São Paulo (SP), a densely populated state in southeast Brazil that contains one of the world´s largest urban regions, has experienced its largest yellow fever virus (YFV) outbreak in decades. Surveillance in non-human primates (NHP) is important in order to detect YFV early during an epidemic or epizootic, to quantify the magnitude of the outbreak in NHP, and to evaluate the risk of YFV spillover infection in human populations. To better understand the genetic diversity and spatial distribution of YFV during the current outbreak in southeast Brazil, we generated 46 new virus genomes from YFV positive cases identified in 18 different municipalities in SP, mostly sampled from non-human primates between April 2017 and February 2018. Our data show that most NHP cases in São Paulo state were likely caused by the introduction of a single YFV lineage from Minas Gerais to São Paulo. Phylogenetic and phylogeographic analyses of these data indicate that YFV spread southwards from Minas Gerais into São Paulo state at a typical rate of <1km per day. These results shed light in the sylvatic transmission of yellow fever in highly fragmented forested regions in São Paulo state and highlight the importance of continued operational research and surveillance of zoonotic pathogens in sentinel populations.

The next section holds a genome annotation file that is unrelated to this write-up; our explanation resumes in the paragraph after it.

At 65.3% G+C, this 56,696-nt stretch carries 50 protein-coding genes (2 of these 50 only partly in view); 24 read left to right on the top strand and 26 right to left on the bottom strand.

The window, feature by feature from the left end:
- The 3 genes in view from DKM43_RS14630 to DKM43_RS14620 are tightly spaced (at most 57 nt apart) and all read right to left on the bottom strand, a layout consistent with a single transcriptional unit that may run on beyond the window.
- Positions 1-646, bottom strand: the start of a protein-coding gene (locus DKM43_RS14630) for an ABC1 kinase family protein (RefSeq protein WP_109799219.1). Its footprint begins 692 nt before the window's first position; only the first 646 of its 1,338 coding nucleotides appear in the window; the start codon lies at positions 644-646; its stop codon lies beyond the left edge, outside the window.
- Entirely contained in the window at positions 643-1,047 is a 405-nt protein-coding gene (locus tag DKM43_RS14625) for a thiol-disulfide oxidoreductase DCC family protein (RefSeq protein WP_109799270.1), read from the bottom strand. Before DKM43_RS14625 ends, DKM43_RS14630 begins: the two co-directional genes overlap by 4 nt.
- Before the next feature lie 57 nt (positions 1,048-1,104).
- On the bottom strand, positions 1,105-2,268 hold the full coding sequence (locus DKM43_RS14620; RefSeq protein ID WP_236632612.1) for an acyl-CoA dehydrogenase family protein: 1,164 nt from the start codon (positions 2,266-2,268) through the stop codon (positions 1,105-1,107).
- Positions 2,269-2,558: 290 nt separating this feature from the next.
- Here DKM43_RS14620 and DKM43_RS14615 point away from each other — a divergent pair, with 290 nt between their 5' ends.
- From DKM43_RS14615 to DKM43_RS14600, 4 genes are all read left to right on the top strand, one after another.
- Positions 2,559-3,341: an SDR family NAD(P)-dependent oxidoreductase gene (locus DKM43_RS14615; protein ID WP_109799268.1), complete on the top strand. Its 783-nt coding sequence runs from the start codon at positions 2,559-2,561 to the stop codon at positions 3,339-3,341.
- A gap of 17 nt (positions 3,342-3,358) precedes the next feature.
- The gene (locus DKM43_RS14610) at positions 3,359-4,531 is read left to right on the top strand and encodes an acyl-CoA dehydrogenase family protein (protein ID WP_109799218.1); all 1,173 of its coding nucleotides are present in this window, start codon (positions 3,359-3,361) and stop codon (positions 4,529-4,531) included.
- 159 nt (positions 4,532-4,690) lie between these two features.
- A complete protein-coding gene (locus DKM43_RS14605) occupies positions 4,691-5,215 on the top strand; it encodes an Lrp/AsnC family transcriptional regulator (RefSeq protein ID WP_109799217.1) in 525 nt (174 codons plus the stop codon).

São Paulo, a densely inhabited state in southeast Brazil that contains the fourth most populated city in the world, recently experienced its largest yellow fever virus (YFV) outbreak in decades. YFV does not normally circulate extensively in São Paulo, so most people were unvaccinated when the outbreak began. Surveillance in non-human primates (NHPs) is important for determining the magnitude and geographic extent of an epizootic, thereby helping to evaluate the risk of YFV spillover to humans. Data from infected NHPs can give more accurate insights into YFV spread than when using data from human cases alone. To contextualise human cases, identify epizootic foci and uncover the rate and direction of YFV spread in São Paulo, we generated and analysed virus genomic data and epizootic case data from NHPs in São Paulo. We report the occurrence of three spatiotemporally distinct phases of the outbreak in São Paulo prior to February 2018. We generated 51 new virus genomes from YFV positive cases identified in 23 different municipalities in São Paulo, mostly sampled from NHPs between October 2016 and January 2018. Although we observe substantial heterogeneity in lineage dispersal velocities between phylogenetic branches, continuous phylogeographic analyses of generated YFV genomes suggest that YFV lineages spread in São Paulo at a mean rate of approximately 1km per day during all phases of the outbreak. Viral lineages from the first epizootic phase in northern São Paulo subsequently dispersed towards the south of the state to cause the second and third epizootic phases there. This alters our understanding of how YFV was introduced into the densely populated south of São Paulo state. Our results shed light on the sylvatic transmission of YFV in highly fragmented forested regions in São Paulo state and highlight the importance of continued surveillance of zoonotic pathogens in sentinel species.